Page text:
Published May 15, 2015
It was the speediest nomination, Senate confirmation hearing and vote to affirm a presidential appointment since President Obama moved into the White House.
Shortly after noon on June 30, just seven days after he was named to replace General Stanley McChrystal, the U.S. Senate voted 99-0 to appoint General David Petraeus as the next commander of the International Security Assistance Force (COM-ISAF) in Afghanistan. He faces extraordinary challenges. Unfortunately, the O-Team isn't likely to make a tough job any easier.
General Petraeus takes command in the midst of an increasingly difficult and bloody campaign. U.S. and NATO casualties topped 100 in June, the highest since the war began in the aftermath of the September 11 terror attacks that killed nearly 3,000 on U.S. soil. The 46-nation "grand coalition" he now heads under a United Nations mandate is rife with dozens of conflicting "national caveats" that limit how troops from various countries can be deployed and employed. Placating our "allies" in this fight is a full-time task in itself.
The "surge" of 30,000 additional U.S. troops, which Obama famously announced in a surreal speech at the U.S. Military Academy on December 1, 2009, is not yet complete. Logistics support for deploying additional forces to a country suffering from "infrastructure deficit disorder" continues to be hampered by the need to move personnel, equipment and supplies into Afghanistan by air or overland through lovely places like Pakistan, Kazakhstan, Uzbekistan, Tajikistan and Kyrgyzstan. All of these routes depend on the good will of their governments and exorbitant fees for fuel, bases, security and transit rights.
Meanwhile, factions in both Iran and Pakistan are doing their best to confound any possibility of "success" -- the word Obama uses instead of "victory" -- for what we're trying to achieve in Afghanistan. Recent intelligence reports do not bode well.
Taliban-inspired terror attacks have become a near daily occurrence in Pakistan's major cities. Despite hundreds of civilian casualties and the inherent risks to Pakistan's nuclear weapons arsenal, Islamabad's infamous Inter-Services Intelligence Directorate continues to provide safe-harbor, training and material support to Afghan Taliban-affiliated networks at war with the government in Kabul. While Hellfire missiles delivered by U.S. remotely piloted aircraft have proven effective in eliminating high-value Taliban and Al Qaeda targets in the mountainous Af-Pak border region, nearly all the targeting data for these attacks has to be acquired at great risk by small teams of human intelligence collectors.
Along Afghanistan's western border, the Ayatollahs running Iran are playing a dangerous game of their own. On June 24, Congress passed a new set of "sanctions" designed to prevent Tehran from acquiring nuclear weapons. The next day, I was shown new information about the Islamic Revolutionary Guard Corps (IRGC) delivering new long-range rockets, mortars, rocket propelled grenades, machine-made explosively formed penetrators and batteries for surface-to-air missiles to Afghan insurgents.
The IRGC is known to have provided weapons, training and safe-harbor to Shiite militias in Iraq since 2004. Opium from Afghanistan has been running through IRGC-protected "ratlines" for at least as many years. But until now there has been scant evidence of Tehran's agents supplying advanced munitions and support to the Afghan insurgency. This support threatens to make the difficult fight in Afghanistan even more perilous in the months ahead.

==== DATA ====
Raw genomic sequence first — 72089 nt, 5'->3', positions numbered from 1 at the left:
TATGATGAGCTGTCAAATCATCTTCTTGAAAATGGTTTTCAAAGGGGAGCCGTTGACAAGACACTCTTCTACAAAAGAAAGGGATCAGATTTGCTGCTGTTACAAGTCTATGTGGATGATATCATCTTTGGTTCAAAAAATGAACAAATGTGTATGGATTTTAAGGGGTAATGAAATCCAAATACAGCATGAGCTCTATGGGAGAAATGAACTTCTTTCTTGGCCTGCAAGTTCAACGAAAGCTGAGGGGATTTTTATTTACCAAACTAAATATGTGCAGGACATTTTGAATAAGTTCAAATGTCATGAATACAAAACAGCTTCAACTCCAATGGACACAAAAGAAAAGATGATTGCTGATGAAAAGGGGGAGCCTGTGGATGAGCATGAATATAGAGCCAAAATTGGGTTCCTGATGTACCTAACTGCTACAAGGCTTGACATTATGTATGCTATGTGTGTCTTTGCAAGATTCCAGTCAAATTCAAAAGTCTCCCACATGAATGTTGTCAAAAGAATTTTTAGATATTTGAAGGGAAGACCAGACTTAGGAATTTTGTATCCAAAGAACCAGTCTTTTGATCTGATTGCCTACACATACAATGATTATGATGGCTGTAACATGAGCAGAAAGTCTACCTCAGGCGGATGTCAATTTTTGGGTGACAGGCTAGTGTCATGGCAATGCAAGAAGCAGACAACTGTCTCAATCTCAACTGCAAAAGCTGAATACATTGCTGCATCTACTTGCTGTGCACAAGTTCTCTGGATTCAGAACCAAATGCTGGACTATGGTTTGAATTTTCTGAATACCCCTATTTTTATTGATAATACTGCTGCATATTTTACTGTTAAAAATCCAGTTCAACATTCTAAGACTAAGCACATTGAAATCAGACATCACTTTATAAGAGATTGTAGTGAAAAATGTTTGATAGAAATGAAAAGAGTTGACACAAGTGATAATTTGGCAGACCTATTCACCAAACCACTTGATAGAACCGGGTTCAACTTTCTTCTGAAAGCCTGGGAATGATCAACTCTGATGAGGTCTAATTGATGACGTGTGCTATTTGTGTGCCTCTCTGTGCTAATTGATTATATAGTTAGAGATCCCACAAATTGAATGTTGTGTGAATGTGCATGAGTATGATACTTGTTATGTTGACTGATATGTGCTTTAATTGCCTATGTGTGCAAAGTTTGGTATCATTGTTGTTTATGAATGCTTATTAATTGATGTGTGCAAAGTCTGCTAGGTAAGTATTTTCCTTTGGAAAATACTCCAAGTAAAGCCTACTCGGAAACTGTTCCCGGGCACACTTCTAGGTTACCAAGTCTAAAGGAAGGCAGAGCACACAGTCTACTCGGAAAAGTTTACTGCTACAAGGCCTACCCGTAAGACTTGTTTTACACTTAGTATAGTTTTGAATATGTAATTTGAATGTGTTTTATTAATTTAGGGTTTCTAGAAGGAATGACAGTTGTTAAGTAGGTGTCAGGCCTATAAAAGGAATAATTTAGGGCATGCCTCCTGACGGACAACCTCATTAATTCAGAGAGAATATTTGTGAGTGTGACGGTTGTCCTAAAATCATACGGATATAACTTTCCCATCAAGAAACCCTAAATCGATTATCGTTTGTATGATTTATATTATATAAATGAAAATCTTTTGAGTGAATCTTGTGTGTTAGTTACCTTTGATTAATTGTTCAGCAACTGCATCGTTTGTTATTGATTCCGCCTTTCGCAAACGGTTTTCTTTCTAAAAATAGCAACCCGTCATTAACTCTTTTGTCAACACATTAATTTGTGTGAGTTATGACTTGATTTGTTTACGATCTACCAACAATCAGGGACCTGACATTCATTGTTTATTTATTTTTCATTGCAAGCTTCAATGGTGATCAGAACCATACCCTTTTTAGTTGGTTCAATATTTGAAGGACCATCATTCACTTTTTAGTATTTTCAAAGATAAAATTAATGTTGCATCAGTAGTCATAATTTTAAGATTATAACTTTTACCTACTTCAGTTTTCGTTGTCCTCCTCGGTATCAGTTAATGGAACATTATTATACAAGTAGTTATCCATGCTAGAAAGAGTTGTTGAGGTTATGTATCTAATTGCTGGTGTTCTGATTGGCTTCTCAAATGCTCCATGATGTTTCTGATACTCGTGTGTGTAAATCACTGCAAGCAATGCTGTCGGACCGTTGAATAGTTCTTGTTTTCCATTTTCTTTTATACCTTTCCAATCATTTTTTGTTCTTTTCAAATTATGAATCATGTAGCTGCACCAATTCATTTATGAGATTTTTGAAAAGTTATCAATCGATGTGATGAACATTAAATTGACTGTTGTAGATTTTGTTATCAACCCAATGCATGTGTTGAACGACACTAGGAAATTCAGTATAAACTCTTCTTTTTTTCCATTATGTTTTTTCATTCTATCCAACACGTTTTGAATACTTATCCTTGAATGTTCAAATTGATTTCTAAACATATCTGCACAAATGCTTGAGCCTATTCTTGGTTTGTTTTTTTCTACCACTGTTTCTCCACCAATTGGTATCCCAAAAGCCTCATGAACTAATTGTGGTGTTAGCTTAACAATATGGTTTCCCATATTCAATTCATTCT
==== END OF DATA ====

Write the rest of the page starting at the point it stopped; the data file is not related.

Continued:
As if these challenges for the new ISAF commander were not enough, the Karzai government in Kabul is creating even more. Charges of rampant corruption, opium dealing and outright theft of U.S. and European aid were heightened this week when The Wall Street Journal revealed that billions of dollars in cash have been flown out of the country over the past three years -- a practice that continues to this day.
Though significant, these problems are not insurmountable if General Petraeus is given sufficient time, resources and essential political support from Washington. And that may prove to be his greatest challenge. The foolhardy July 2011 "deadline" Obama has imposed for commencing U.S. troop withdrawal from Afghanistan has emboldened our adversaries and disheartened our allies. Coupled with overly restrictive rules of engagement (ROE) for combat operations, the "pull-out" (troops in theatre call it the "bug-out date") threatens to jeopardize any prospect for a positive outcome in Afghanistan. In his confirmation hearings this week, the new ISAF commander distanced himself from the O-Team on both issues.
Senator John McCain, inquiring about the withdrawal date, asked, "Was there a recommendation from you or anyone in the military that we set a date of July 2011?" General Petraeus responded, "There was not."
The general also told the solons he had already talked to President Karzai and other Afghan government officials about the ROE and stated, "I want to assure the mothers and fathers of those fighting in Afghanistan that I see it as a moral imperative to bring all assets to bear to protect our men and women in uniform."
Abandoning a "withdrawal date" and revising the ROE to "bring all assets to bear" are absolutely essential. Convincing President Obama of these necessities may be the hardest task of all.
— Oliver North is a nationally syndicated columnist, the host of "War Stories" on Fox News Channel and the author of "American Heroes."